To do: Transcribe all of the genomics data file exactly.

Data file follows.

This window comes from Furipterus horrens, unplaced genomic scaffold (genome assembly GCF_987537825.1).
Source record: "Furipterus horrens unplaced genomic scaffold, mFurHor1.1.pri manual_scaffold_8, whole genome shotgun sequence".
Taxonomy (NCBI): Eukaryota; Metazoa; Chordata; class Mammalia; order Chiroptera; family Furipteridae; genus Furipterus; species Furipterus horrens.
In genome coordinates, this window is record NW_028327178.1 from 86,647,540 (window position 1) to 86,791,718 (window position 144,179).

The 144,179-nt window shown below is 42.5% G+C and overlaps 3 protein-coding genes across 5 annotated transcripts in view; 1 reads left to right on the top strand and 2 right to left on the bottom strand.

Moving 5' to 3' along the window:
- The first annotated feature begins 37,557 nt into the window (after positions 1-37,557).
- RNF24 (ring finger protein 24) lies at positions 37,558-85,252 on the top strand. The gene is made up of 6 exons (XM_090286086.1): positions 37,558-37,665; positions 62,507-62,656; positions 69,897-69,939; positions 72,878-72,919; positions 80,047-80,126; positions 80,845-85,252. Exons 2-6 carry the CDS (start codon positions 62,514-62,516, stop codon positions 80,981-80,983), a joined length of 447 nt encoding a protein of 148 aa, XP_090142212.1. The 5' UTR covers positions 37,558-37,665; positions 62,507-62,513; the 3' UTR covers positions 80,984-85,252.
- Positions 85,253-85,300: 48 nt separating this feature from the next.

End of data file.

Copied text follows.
This window comes from Furipterus horrens, unplaced genomic scaffold (genome assembly GCF_987537825.1).
Source record: "Furipterus horrens unplaced genomic scaffold, mFurHor1.1.pri manual_scaffold_8, whole genome shotgun sequence".
Taxonomy (NCBI): Eukaryota; Metazoa; Chordata; class Mammalia; order Chiroptera; family Furipteridae; genus Furipterus; species Furipterus horrens.
In genome coordinates, this window is record NW_028327178.1 from 86,647,540 (window position 1) to 86,791,718 (window position 144,179).

The 144,179-nt window shown below is 42.5% G+C and overlaps 3 protein-coding genes across 5 annotated transcripts in view; 1 reads left to right on the top strand and 2 right to left on the bottom strand.

Moving 5' to 3' along the window:
- The first annotated feature begins 37,557 nt into the window (after positions 1-37,557).
- RNF24 (ring finger protein 24) lies at positions 37,558-85,252 on the top strand. The gene is made up of 6 exons (XM_090286086.1): positions 37,558-37,665; positions 62,507-62,656; positions 69,897-69,939; positions 72,878-72,919; positions 80,047-80,126; positions 80,845-85,252. Exons 2-6 carry the CDS (start codon positions 62,514-62,516, stop codon positions 80,981-80,983), a joined length of 447 nt encoding a protein of 148 aa, XP_090142212.1. The 5' UTR covers positions 37,558-37,665; positions 62,507-62,513; the 3' UTR covers positions 80,984-85,252.
- Positions 85,253-85,300: 48 nt separating this feature from the next.